Opinion | Trump’s executive order for free speech is ineffective

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Opinion | Trump’s executive order for free speech is ineffective

President Donald Trump before signing an executive order to require colleges and universities to

President Donald Trump before signing an executive order to require colleges and universities to "support free speech" on campus or risk losing federal research funds.

Olivier Douliery | TNS

President Donald Trump before signing an executive order to require colleges and universities to "support free speech" on campus or risk losing federal research funds.

Olivier Douliery | TNS

Olivier Douliery | TNS

President Donald Trump before signing an executive order to require colleges and universities to "support free speech" on campus or risk losing federal research funds.

By Hayden Timmins, Staff Columnist

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Free speech is an integral part of American culture and law. So when university campuses attempt to stifle discussions, it’s understandable that there is considerable backlash.

President Donald Trump signed an executive order on March 21 that attempted to combat the increasing effort by college administrations to limit the First Amendment on campuses. While this executive order is a step in the right direction, the actual consequences of it are miniscule. The order states that the government can withhold federal funds if the school is deemed to have violated the First Amendment, but it offers no specific way of determining this.

Free inquiry is an essential feature of our Nation’s democracy, and it promotes learning, scientific discovery, and economic prosperity,” the order reads. “We must encourage institutions to appropriately account for this bedrock principle in their administration of student life and to avoid creating environments that stifle competing perspectives, thereby potentially impeding beneficial research and undermining learning.”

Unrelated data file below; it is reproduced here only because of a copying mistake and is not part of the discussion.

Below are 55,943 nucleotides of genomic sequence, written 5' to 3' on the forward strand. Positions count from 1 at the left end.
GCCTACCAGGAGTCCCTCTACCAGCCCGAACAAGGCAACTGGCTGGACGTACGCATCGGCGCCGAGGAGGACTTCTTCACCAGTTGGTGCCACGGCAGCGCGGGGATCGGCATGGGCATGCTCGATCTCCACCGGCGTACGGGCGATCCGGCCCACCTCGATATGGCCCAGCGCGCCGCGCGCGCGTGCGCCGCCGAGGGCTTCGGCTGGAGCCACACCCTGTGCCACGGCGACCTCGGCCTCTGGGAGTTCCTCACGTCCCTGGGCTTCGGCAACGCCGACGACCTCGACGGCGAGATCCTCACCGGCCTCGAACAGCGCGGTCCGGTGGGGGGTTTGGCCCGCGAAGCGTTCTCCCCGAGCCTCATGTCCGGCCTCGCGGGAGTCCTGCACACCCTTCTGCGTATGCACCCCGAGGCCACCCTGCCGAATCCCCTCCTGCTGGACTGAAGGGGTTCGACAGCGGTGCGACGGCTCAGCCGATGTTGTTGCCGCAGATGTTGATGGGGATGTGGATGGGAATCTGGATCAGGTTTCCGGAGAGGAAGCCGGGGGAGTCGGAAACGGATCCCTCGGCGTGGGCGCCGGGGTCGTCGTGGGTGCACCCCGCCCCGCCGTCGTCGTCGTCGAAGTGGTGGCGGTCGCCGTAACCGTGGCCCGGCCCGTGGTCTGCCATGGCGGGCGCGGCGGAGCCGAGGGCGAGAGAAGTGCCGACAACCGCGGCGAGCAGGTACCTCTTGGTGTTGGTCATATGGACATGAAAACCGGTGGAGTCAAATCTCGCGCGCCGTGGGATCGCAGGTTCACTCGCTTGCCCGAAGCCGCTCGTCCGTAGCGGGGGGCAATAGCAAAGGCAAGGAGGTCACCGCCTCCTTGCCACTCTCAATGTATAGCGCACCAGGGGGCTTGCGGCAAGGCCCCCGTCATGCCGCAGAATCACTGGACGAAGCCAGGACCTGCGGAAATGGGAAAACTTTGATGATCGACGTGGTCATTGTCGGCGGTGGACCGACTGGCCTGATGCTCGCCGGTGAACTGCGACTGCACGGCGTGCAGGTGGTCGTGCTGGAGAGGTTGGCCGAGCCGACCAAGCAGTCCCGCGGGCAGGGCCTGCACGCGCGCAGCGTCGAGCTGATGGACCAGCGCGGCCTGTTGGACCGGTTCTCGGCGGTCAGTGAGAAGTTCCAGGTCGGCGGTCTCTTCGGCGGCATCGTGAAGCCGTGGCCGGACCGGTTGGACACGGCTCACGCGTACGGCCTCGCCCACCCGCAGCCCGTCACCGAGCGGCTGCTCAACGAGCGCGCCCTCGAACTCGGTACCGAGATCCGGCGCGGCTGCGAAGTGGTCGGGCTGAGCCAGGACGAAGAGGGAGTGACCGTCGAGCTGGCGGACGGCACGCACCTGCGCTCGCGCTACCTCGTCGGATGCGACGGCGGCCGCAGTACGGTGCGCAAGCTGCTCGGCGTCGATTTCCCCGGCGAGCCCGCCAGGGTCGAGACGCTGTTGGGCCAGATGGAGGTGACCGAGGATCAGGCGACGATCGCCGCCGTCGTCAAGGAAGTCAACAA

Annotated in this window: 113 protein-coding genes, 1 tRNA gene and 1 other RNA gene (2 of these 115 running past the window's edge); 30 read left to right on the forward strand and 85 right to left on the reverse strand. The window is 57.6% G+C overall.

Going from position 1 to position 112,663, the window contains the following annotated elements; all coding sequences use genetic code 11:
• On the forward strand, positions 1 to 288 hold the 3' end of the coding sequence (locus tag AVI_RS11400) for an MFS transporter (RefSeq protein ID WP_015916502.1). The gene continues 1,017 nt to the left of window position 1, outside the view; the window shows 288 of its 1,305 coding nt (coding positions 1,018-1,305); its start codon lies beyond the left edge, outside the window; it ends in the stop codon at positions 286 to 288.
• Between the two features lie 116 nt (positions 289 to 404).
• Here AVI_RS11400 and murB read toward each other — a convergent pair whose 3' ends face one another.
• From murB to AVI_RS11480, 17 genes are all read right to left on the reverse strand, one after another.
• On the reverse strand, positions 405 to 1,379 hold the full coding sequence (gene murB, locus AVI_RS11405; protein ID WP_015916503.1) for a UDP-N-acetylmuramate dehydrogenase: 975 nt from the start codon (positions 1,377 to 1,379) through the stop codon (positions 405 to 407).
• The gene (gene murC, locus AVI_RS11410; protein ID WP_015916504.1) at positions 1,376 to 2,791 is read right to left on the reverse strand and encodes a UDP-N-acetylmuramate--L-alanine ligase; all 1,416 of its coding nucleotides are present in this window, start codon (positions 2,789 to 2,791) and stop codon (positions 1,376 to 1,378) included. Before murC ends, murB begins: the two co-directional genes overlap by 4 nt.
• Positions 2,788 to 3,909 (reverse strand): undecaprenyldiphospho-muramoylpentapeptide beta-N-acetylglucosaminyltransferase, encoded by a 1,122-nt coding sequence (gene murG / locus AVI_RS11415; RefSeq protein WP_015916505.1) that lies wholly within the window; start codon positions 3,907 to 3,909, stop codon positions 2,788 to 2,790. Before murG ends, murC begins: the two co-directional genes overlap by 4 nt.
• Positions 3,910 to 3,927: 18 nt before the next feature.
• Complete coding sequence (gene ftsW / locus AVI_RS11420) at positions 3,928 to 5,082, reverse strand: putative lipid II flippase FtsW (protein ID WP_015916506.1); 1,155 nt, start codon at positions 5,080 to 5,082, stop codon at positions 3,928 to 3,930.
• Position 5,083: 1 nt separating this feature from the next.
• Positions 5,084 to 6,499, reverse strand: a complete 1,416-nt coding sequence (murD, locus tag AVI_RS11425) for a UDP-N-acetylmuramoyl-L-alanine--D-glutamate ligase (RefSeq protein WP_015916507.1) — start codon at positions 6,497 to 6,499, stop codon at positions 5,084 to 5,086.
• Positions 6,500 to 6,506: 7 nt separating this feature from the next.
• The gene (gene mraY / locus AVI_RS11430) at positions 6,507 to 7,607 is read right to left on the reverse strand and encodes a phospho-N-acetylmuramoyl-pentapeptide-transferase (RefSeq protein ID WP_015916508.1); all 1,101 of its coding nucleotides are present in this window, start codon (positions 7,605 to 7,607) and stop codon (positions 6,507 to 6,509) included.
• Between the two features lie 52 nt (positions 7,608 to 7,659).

Under the order, colleges must affirm that they are following the First Amendment as well as their stated policies, which they must already do to receive federal funding. If Trump really wanted to take action, a more effective executive order would specify which policies would lead to cutting federal funds.

There are plenty of examples of college campuses attempting to violate free speech, including the infamous “free expression areas,” which confine public speaking and demonstrations to specific areas at specific times. The American Civil Liberties Union has filed lawsuits against many of these campuses, including Arkansas State University, in an attempt to combat measures to restrict free speech.

When an Arkansas State student set up a table in front of the student union, which was outside of the free expression area, to gather signatures in an attempt to start a campus chapter of Turning Point USA, the school demanded that she stop and the police were called. Another person working with the student was issued a criminal trespass warning.

Kentucky, Arizona, Missouri and Virginia have all passed legislation banning free expression areas in colleges. But one in 10 colleges nationwide still maintain free expression area policies.

Another major issue is the “heckler’s veto,” in which a group attempts to suppress a public speaking event because of negative reactions. Pitt students may recognize the heckler’s veto after the University drew criticism for charging the Young America’s Foundation and College Republicans a $5,546.52 security fee two days before conservative speaker Ben Shapiro was set to appear at Pitt. The Alliance Defending Freedom, the law firm that represented YAF, issued an open letter accusing Pitt of attempting to stifle free speech, as the University refused to host Shapiro if the fee was not payed. Pitt later rescinded the fee.